This is the second of several research products developed by our team on our Project on Internet & Jurisdiction. This policy paper is designed to submit the scientific contribution of the Institute for Research on Internet and Society – IRIS to a broader public discussion concerning the existing policy and normative frameworks for the determination of applicable jurisdiction and choice of law regarding private litigation on the internet. This research has been undertaken in collaboration with the International Study Group on Internet, Innovation and Intellectual Property – GNet, from Federal University of Minas Gerais (UFMG), under the coordination of professors Fabrício Bertini Pasquot Polido and Lucas Costa dos Anjos.
What are the possible outcomes of this research? First, we will explore the current legal systems within their traditions and constraints, in order to verify how private international law can relate to events and social facts on the internet which have transnational repercussions. Secondly, we intend to identify existing rules to promote suggestions in order to reconcile the current mechanisms offered by private international law with the new internet context, particularly with regard to forms of digital due process in private cross-border litigation.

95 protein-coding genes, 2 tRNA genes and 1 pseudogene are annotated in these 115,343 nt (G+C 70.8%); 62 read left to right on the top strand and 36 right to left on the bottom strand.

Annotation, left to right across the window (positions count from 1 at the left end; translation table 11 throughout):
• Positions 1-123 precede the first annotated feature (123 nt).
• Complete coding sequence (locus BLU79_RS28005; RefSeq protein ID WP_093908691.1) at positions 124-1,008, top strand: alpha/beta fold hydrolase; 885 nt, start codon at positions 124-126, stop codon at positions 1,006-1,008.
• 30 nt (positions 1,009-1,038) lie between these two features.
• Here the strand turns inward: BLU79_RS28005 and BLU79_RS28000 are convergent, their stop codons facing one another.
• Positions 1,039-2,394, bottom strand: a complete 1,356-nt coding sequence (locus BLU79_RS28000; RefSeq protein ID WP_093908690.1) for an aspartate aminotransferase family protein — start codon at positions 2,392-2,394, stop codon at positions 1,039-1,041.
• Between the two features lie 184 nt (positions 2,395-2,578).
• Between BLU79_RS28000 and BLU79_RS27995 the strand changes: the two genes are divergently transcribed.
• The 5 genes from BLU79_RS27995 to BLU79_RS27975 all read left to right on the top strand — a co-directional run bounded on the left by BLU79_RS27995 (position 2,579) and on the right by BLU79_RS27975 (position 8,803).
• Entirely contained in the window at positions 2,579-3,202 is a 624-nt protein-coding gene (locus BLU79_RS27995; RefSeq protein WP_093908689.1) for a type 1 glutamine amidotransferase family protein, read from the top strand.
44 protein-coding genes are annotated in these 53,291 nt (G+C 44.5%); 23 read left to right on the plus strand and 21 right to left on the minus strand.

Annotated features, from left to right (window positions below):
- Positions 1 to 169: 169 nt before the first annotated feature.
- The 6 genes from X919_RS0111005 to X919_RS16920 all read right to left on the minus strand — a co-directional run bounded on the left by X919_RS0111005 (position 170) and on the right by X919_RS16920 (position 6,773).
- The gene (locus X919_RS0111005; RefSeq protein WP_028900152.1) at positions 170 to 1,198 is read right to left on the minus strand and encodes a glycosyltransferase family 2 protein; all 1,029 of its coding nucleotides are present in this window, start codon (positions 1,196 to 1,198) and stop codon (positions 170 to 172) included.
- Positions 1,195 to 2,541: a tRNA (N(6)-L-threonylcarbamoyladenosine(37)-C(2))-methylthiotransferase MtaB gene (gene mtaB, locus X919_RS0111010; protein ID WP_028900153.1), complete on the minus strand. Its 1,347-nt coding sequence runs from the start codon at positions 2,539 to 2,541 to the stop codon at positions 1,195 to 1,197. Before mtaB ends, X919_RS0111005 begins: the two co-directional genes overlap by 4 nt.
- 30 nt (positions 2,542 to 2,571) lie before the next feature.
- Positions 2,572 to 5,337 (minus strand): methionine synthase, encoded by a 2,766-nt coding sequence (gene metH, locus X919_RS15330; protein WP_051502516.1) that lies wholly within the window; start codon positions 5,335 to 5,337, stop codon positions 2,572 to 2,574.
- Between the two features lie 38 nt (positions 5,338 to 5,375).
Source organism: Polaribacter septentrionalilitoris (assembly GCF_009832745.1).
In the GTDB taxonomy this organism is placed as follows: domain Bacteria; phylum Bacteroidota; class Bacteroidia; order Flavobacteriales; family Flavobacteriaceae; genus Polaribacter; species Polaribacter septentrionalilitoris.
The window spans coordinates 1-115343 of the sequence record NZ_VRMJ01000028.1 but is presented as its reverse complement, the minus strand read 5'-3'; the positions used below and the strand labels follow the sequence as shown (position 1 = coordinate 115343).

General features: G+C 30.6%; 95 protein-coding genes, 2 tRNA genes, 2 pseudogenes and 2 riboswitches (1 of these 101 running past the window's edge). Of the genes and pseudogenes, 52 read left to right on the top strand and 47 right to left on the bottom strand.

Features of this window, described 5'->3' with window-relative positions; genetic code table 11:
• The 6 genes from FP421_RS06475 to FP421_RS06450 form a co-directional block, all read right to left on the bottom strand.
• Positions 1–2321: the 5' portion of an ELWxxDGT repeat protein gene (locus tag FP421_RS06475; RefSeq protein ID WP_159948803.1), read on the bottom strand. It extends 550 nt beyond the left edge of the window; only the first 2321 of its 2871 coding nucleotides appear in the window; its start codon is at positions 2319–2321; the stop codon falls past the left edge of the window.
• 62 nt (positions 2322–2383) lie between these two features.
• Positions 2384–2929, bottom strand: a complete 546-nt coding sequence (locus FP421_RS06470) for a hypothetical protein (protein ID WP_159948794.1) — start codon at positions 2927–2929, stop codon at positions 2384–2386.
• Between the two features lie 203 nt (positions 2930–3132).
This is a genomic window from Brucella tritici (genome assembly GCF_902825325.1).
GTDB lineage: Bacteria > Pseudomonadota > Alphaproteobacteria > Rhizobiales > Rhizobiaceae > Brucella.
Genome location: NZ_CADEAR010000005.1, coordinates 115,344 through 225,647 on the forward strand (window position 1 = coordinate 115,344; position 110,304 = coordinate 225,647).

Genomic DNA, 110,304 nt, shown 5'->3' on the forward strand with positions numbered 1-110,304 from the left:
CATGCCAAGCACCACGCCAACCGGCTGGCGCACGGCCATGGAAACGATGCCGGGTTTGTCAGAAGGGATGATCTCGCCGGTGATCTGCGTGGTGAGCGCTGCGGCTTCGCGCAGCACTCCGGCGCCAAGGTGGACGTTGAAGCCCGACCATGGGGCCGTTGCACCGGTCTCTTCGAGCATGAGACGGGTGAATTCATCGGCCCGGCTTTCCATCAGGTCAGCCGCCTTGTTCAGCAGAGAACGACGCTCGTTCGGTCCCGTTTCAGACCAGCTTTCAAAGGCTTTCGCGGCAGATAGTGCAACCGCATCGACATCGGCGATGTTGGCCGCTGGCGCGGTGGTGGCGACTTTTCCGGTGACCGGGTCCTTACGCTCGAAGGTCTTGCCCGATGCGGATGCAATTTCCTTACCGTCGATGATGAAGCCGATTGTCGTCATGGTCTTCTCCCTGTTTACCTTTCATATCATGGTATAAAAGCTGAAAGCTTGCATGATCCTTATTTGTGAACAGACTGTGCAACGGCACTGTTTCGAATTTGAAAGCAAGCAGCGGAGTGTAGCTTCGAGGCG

Another central concept to the development of this article is the transnationality of litigation phenomenon. The internet is a platform for transactions that are not strictly bounded by state borders. Research on these topics is still developing, and, there are still little scientific literature available. But it is necessary to stress that studies on “due transnational process” are essential to the advancement of legal studies on the internet.
The research developed here also launches the discussion on the potential development of an Index for the Degree of Transnationality in Internet Litigations, which would facilitate the identification of contentious profiles, the incidence of disputes in the networks and the main characteristics of the legal relationships underlying litigation submitted to courts, specialized or not4. In the Brazilian context, this concern is especially relevant. It should be noted that the whole topic being addressed here is in rapid development, which is why there are few works dedicated to its comprehension. However, it is defensible that the analysis on the data of transnational litigation can lead to a better understanding of its nature, social and economic effects and regulatory challenges.
Click here to access the results of our research.